In Jalalabad, capital of Nangarhar province, which borders Kunar, around 200 university students rallied in the streets to protest, demanding those responsible for the weekend attack be brought to justice.

    “We have no more patience. It has happened repeatedly. If it occurs again, we will drop our pens and take arms,” one group chanted. Others blamed Karzai and U.S. President Barack Obama.

    “Death to Obama. Down with Karzai,” they shouted.

    In Kabul, a crowd of around a hundred, mostly young men, gathered in a western district to vent their frustration at the killings.

    “Obama! Obama! Take your soldiers out of Afghanistan!” the protesters chanted, wearing blue headbands with the words: “Stop killing us!” Others held placards with pictures of young dead children they said were killed by foreign troops.

    (Additional reporting by Sayed Salahuddin and Emma Graham-Harrison in KABUL; Writing by Jonathon Burch; Editing by Nick Macfie)

    © Thomson Reuters 2009 All rights reserved

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  3. Poll: Canadians say the war in Afghanistan is unwinnable

    By Andrew Moran

    Dec 30, 2009

    A recent telephone survey suggests that 66 per cent of Canadians believe the military build-up in Afghanistan will not defeat the Taliban, while only 34 per cent think the war in Afghanistan can be won.
    As the war in Afghanistan enters its ninth year and still continues, violence going up and military presence increases, majority of Canadians believe that it’s pointless because it’s unwinnable. A new survey released on Tuesday by Ipsos Reid shows that 66 per cent of Canadians think the war in unwinnable, according to AFP. While the people who do think the war is winnable remains in the low 30s.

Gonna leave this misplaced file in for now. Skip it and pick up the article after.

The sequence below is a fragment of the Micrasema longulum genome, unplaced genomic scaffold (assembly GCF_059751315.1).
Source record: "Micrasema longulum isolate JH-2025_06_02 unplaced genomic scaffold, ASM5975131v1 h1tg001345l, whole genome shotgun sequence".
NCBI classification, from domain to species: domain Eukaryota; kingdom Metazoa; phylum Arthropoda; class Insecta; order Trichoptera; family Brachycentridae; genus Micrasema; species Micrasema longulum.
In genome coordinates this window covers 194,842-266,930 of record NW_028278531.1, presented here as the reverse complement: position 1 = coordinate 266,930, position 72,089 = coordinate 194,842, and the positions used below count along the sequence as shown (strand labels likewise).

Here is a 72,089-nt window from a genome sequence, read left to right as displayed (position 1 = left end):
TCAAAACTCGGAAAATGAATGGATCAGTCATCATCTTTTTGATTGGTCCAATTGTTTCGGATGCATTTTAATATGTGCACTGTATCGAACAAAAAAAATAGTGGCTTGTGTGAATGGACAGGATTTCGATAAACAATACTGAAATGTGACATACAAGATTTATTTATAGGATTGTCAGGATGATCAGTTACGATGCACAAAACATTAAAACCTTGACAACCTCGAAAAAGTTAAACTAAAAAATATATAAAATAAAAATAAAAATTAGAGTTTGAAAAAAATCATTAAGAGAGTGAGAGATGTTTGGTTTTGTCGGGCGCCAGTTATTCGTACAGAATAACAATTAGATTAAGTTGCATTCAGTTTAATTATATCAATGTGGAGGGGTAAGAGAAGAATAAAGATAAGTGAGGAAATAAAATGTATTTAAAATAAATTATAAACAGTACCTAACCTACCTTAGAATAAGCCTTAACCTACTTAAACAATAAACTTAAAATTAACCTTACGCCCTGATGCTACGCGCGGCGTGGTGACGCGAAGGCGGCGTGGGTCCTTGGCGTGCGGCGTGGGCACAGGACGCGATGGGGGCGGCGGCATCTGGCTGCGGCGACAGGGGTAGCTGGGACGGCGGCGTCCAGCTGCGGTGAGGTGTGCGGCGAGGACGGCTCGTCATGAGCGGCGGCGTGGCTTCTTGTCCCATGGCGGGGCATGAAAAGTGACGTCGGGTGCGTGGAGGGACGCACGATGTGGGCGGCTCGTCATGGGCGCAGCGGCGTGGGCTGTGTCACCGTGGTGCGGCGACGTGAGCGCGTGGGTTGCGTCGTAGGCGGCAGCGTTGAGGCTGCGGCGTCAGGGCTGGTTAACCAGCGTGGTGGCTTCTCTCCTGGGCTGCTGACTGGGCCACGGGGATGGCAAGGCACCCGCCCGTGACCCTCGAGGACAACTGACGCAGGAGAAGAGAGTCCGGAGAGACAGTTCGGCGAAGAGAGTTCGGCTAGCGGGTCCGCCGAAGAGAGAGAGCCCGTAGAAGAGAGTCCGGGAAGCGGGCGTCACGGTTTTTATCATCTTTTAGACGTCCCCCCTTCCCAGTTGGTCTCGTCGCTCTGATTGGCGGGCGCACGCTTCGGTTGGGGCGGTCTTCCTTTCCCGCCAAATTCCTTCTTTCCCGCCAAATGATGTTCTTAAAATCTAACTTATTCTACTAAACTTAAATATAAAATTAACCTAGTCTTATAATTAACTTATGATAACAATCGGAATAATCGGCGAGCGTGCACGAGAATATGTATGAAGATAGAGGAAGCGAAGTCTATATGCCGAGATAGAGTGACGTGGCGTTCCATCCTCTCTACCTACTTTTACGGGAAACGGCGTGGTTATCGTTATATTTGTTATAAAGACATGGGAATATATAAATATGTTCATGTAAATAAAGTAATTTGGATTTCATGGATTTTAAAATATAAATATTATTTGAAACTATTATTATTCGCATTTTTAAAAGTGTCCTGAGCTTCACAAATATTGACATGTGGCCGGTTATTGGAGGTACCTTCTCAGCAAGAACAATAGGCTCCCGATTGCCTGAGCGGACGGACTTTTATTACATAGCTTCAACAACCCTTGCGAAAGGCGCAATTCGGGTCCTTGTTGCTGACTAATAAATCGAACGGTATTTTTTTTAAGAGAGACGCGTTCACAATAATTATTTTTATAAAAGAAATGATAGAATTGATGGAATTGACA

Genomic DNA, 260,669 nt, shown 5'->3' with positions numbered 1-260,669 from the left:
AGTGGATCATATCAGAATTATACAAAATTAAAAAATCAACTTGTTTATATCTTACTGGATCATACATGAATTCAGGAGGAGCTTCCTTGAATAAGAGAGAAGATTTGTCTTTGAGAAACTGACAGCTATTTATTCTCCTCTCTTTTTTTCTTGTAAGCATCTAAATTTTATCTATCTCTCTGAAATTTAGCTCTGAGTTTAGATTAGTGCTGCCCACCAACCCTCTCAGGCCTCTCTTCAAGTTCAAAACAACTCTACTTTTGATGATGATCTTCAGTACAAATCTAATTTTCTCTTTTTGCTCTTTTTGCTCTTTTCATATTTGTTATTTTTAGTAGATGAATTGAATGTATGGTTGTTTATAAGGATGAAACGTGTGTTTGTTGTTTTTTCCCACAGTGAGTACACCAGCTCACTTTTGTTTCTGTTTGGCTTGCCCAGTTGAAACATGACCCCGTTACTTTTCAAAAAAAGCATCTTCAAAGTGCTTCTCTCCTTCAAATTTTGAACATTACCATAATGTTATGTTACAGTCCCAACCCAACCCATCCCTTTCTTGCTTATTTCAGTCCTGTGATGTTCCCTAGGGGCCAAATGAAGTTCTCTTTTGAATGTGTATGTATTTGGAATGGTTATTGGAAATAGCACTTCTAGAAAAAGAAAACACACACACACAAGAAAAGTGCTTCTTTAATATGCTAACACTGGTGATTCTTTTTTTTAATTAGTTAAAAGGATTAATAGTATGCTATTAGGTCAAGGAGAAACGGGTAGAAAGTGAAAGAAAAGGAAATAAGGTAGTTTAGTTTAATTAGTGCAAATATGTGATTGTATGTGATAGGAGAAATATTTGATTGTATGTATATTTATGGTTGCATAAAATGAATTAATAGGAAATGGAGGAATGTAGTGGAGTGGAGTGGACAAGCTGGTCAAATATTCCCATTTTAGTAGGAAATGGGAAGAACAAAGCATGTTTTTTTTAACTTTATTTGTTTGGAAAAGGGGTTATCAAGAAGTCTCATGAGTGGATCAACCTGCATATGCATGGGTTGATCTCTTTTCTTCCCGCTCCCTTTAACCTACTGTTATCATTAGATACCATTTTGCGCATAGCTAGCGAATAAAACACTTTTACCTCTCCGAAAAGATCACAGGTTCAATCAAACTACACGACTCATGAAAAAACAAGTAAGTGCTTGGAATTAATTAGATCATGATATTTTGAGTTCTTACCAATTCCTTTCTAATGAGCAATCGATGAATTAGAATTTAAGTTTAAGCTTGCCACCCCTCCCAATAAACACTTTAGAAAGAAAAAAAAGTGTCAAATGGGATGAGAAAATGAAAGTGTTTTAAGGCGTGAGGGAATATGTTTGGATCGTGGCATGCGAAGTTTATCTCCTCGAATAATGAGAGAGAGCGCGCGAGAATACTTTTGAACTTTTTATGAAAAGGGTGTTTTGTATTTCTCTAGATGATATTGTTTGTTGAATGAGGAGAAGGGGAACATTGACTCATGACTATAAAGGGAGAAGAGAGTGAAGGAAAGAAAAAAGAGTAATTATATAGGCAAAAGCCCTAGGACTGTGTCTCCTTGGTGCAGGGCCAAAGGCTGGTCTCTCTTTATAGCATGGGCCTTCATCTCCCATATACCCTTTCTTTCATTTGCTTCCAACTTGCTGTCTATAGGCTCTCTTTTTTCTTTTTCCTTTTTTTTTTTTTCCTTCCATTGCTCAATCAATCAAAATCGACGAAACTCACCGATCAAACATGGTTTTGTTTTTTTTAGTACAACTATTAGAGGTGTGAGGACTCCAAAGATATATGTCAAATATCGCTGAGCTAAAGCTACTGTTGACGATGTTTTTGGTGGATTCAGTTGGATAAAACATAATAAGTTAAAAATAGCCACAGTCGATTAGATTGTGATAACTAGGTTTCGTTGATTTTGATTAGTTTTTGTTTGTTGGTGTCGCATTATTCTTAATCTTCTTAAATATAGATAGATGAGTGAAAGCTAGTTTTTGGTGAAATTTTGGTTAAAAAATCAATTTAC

Two-thirds of telephone respondents disagreed with the statement: “the build-up of troops will ultimately create a military victory over the Taliban.” Canadians remain pessimistic even though United States President Barack Obama will send an additional 30,000 troops to the region and NATO also will send several thousand more.
    Press TV notes that Canada has 2,800 soldiers in the southern Kandahar province but 134 soldiers have died since they entered in 2002.
    Senior Vice President of Ipsos Reid Public Affairs, John Wright, said, reports Canada.com, “An all-out sense that 30,000 extra troops are going to defeat the enemy, I don’t think people are buying that. We do have some benchmarks I suppose and that would be the election of the Karzai government. But even there it seems to be fraught with fraud and accusations that it’s completely riddled with corruption.”
    Nevertheless, Afghanistan Commander General Stanley McChrystal recently told Ottawa that by the time US forces withdraw in July 2011, Taliban militants and insurgents “will have been reversed.”
    The telephone survey was conducted on behalf of Canwest News Service and Global National between Dec. 9 and Dec. 10 with 1,038 adults and contains a margin of error of +/- 3.1 percentage points.

    http://www.digitaljournal.com/article/284708

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  4. Pingback: US private death squads in Afghanistan, Pakistan | Dear Kitty. Some blog